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STEM Faculty and Parental Leave: Understanding an Institution's Policy within a National Policy Context through Structuration Theory

Corey Schimpf, Marisol Mercado Santiago, Jordana Hoegh, Dina Banerjee, Alice Pawley


Women continue to face barriers and unequal expectations in the academy.  Parental leave policies have been instituted in many countries to help address some of these barriers. Nevertheless, many researchers have found that the presence of such policies is not enough to ensure they are used by those they were intended for.  We conducted an in depth qualitative study of one midwestern university in the United States to better understand difficulties that arise with policy usage. The United States is an interesting case to study as it has a weak national policy for parental leave and some institutions with stronger policies, including the one we studied here. Our results suggest that the policy does not account for many aspects of academic careers and that the policy is under-utilized or undermined by contextual pressures, as other researchers have found around the globe. The results also demonstrate that structuration theory is a useful framework for analyzing how faculty members are constrained by and act within or transform a policy.  Importantly, we find that the lack of a national policy and fragmented policies across institutions further complicates faculty members’ use of parental leave at this institution. This has implications for other national and institutional policy imbalances.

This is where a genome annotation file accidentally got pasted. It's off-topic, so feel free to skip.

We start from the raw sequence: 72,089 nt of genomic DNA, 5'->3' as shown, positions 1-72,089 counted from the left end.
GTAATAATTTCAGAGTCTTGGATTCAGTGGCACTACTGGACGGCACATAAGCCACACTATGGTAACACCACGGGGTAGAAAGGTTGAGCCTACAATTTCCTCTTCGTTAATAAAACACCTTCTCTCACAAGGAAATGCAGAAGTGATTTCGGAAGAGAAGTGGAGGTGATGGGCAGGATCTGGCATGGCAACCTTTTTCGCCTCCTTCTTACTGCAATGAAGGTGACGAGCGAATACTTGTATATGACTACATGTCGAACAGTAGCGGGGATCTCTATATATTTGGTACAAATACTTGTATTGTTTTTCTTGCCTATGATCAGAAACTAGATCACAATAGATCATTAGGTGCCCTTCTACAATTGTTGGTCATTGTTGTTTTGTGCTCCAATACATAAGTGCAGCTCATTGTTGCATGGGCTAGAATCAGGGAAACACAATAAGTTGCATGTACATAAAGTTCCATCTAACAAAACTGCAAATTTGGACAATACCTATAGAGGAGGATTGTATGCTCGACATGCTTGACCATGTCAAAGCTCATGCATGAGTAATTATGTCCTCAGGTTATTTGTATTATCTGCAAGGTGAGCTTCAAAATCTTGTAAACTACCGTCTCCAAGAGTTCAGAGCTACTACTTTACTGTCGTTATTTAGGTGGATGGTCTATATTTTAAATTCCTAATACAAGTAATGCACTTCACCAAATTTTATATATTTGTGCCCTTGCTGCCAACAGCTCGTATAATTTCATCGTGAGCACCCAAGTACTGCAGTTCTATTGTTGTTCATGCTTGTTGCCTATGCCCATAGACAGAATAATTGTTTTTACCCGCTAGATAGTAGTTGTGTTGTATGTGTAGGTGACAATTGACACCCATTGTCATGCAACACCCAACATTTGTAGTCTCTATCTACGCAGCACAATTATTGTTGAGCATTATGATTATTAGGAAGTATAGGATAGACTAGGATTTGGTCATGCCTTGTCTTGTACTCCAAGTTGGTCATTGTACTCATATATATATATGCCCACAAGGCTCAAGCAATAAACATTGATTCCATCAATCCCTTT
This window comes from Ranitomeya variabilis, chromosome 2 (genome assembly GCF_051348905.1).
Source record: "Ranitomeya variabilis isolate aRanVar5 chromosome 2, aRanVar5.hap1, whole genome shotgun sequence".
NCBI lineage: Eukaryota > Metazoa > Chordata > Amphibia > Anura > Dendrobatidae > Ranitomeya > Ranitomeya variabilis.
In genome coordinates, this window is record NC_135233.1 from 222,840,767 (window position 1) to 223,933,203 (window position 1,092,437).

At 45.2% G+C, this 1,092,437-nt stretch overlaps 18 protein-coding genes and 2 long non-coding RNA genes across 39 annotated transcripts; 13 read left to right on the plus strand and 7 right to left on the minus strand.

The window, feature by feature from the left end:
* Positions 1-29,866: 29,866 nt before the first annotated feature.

work-family policy; parental leave policy; structuration theory; academic STEM; parenthood and academia; science; engineering

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